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United States v. Sullivan

United States District Court, D. Nevada

April 8, 2019

UNITED STATES OF AMERICA, Respondent/Plaintiff,
MARCUS SULLIVAN, Petitioner/Defendant.


          Gloria M. Navarro, Chief Judge United States District Court

         Pending before the Court is Petitioner Marcus Sullivan's (“Petitioner's”) Motion for Voluntary Dismissal, (ECF No. 63), of his Motion to Vacate, Set Aside, or Correct Sentence Pursuant to 28 U.S.C. § 2255 (“2255 Motion”), (ECF Nos. 54, 55). The Government filed a Response, (ECF No. 64), and Petitioner filed a Reply, (ECF No. 65).

         Also pending before the Court is the “Government's Motion to Dismiss Petitioner's 2255 Motion, (ECF No. 57). Petitioner filed a Response, (ECF No. 58), and the Government filed a Reply, (ECF No. 59).

         For the reasons discussed below, Petitioner's Motion for Voluntary Dismissal is GRANTED and the Government's Motion to Dismiss is DENIED as moot.

         I. BACKGROUND

         On March 3, 2011, Petitioner pleaded guilty to one count of possession of a stolen firearm under 18 U.S.C. § 922(j). (Plea Mem., ECF No. 39); (Mins. Proceedings, ECF No. 35). The Court accordingly sentenced Petitioner to a term of 120 months imprisonment. (J., ECF 46); (Plea Mem., ECF No. 39) (stating “the parties agree that the defendant is to receive a sentence of one hundred and twenty (120) months in custody”).

         On June 24, 2016, Petitioner filed an Abridged 2255 Motion, (ECF No. 54), followed by a comprehensive 2255 Motion on December 27, 2016, (ECF No. 55), arguing that his sentence violates due process because the Court imposed it under an unconstitutionally vague portion of the United States Sentencing Guidelines (“U.S.S.G”). (2255 Mot. 3:2-9, ECF No. 55). Petitioner's vagueness argument relies on Johnson v. United States, 135 S.Ct. 2551 (2015). In Johnson, the U.S. Supreme Court ruled that the residual clause of the Armed Career Criminal Act (ACCA) was unconstitutionally vague. Johnson, 135 S.Ct. at 2557. Petitioner accordingly points to language in U.S.S.G § 4B1.2's residual clause, which is identical to that of the ACCA's residual clause, for the proposition that both provisions, and any sentences imposed under them, are invalid. (Id. 7:22-9:13).

         On March 6, 2017, the Supreme Court issued its decision in Beckles v. United States, 137 S.Ct. 886 (2017). In Beckles, the Court held that “the advisory Sentencing Guidelines are not subject to a vagueness challenge under the Due Process Clause and § 4B1.2(a)'s residual clause is not void for vagueness.” Id. at 895. Roughly two weeks later, Petitioner notified the Court of the U.S. Supreme Court's decision in Beckles v. United States, 137 S.Ct. 886 (2017), and requested that the Court defer ruling on the 2255 Motion for thirty days. (Notice 2:1-3, ECF No. 60). Petitioner thereafter filed a Motion for Voluntary Dismissal of his 2255 Motion under Federal Rule of Civil Procedure (“FRCP”) 41. (Mot. Voluntary Dismissal 1:19-2:3, ECF No. 63).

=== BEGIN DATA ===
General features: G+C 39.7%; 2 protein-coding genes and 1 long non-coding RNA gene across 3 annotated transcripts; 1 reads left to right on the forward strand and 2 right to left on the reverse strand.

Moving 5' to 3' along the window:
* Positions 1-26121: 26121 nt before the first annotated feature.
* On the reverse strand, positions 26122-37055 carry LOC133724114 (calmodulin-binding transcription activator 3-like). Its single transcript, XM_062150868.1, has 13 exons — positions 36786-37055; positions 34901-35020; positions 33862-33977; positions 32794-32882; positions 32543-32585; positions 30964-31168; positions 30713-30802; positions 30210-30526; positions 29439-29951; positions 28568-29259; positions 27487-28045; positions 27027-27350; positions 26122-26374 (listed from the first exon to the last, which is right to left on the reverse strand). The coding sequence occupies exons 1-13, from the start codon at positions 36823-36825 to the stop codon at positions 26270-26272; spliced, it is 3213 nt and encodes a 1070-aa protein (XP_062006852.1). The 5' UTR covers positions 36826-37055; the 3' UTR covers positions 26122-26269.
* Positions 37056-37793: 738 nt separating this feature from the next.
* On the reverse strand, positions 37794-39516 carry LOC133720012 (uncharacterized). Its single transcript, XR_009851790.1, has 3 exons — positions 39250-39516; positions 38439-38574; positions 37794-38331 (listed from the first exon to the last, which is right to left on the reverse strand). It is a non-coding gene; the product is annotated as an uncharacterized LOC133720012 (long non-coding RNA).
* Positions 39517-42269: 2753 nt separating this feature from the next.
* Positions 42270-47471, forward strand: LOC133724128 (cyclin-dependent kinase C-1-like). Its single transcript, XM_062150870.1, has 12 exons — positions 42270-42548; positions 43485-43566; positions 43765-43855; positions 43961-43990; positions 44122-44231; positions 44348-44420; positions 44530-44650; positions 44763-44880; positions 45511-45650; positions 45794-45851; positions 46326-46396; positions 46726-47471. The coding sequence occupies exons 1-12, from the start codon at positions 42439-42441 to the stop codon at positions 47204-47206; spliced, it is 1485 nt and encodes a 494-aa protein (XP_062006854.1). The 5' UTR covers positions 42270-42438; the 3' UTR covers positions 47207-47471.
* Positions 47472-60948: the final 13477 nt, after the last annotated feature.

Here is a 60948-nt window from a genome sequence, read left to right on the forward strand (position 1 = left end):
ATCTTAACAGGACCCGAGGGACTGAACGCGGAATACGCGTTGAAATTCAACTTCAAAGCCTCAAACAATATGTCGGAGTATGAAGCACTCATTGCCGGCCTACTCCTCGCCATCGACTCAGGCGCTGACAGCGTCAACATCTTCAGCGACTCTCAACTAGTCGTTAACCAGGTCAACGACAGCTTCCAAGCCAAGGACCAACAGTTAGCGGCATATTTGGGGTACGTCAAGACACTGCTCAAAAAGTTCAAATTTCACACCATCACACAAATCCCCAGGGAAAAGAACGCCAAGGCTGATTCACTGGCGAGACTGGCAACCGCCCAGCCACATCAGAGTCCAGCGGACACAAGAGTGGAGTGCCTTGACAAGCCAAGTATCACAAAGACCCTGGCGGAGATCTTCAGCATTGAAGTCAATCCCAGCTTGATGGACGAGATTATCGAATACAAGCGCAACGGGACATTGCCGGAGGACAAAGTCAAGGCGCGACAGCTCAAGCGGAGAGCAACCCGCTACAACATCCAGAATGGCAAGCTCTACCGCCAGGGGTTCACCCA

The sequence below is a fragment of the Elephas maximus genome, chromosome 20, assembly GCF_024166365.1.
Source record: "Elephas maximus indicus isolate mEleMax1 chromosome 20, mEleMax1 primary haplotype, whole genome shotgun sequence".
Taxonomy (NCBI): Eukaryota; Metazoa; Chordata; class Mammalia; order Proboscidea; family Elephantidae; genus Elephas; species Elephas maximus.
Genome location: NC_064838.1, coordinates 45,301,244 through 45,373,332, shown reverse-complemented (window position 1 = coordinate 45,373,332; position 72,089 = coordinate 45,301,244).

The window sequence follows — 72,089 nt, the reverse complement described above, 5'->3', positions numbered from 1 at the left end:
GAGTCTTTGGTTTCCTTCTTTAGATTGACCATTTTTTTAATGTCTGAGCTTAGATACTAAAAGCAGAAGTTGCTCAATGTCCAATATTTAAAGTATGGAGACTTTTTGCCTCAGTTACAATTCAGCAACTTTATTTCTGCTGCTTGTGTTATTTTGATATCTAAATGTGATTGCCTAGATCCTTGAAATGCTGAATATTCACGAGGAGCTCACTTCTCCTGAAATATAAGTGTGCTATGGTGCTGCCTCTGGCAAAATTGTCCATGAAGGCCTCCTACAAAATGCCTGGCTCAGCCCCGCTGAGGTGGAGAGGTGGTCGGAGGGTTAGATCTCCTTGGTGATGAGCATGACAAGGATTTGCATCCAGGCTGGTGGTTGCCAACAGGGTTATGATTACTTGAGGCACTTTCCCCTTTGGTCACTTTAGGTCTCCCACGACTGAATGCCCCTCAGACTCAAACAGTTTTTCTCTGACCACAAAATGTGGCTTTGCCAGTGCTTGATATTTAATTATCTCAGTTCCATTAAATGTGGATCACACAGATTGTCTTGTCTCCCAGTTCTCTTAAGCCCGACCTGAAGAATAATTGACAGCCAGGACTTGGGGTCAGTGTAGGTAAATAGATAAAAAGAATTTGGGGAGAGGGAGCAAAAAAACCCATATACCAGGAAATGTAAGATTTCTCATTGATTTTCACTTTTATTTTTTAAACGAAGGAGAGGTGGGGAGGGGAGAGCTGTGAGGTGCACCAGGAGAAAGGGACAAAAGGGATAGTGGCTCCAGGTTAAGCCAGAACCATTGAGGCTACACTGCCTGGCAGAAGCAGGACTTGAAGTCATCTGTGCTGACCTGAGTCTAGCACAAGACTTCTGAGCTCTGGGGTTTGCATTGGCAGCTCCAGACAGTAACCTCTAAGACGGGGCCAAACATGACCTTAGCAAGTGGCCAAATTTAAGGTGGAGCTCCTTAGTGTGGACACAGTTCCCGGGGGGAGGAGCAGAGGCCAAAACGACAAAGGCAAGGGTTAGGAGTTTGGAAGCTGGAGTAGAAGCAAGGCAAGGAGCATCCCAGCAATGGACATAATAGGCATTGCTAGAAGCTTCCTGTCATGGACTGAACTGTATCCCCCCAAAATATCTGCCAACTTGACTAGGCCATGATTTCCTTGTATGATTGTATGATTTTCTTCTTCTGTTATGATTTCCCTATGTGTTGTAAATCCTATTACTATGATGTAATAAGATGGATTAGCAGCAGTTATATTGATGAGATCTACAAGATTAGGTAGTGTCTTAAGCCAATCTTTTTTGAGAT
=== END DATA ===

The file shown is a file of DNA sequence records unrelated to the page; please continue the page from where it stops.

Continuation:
Under 28 U.S.C. § 2255, a petitioner may file a motion requesting the Court which imposed sentence to vacate, set aside, or correct the sentence. 28 U.S.C. § 2255(a). Such a motion may be brought on the following grounds: “(1) the sentence was imposed in violation of the Constitution or laws of the United States; (2) the court was without jurisdiction to impose the sentence; (3) the sentence was in excess of the maximum authorized by law; or (4) the sentence is otherwise subject to collateral attack.” Id.; see United States v. Berry, 624 F.3d 1031, 1038 (9th Cir. 2010). Motions pursuant to § 2255 must be filed within one year from “the date on which the judgment of conviction becomes final.” 28 U.S.C. § 2255(f)(1). The Federal Rules of Civil Procedure (“FRCP”) apply to petitions under 28 U.S.C. § 2255 “to the extent that they are not inconsistent with any statutory provisions or [the Rules Governing Section 2255 Cases].” R. 12, Rules Governing Section 2255 Proceedings (2019).

         FRCP 41(a)(1)(A)(i) allows for the voluntary dismissal of a case by a plaintiff without a court order where a notice of dismissal is filed before the opposing party has answered or filed a motion for summary judgment. FRCP 41(a)(2) permits dismissal by a court at the request of the plaintiff “on terms that the court considers proper.”


         The Government opposes Petitioner's Motion for Voluntary Dismissal by arguing that dismissal under FRCP 41 is inconsistent with the rules governing petitions under 28 U.S.C. § 2255-specifically, the framework of the Antiterrorism and Effective Death Penalty Act of 1996 (“AEDPA”). (Resp. 4:12-5:13, ECF No. 64). Moreover, the Government argues that dismissal on grounds other than the merits would allow Petitioner to escape rules that prevent successive 2255 Motions. (Id.). The Court, however, disagrees; permitting Petitioner to voluntarily withdraw his 2255 Motion is appropriate under FRCP 41(a)(2).

         The Court's discretion to grant dismissal under FRCP 41(a)(2) focuses primarily on whether the opposing party can show that it will suffer some legal prejudice as a result. Smith v. Lenches, 263 F.3d 972, 975 (9th Cir. 2001) (citations omitted). Legal prejudice means ‚Äúprejudice to some legal interest, some legal claim, some ...

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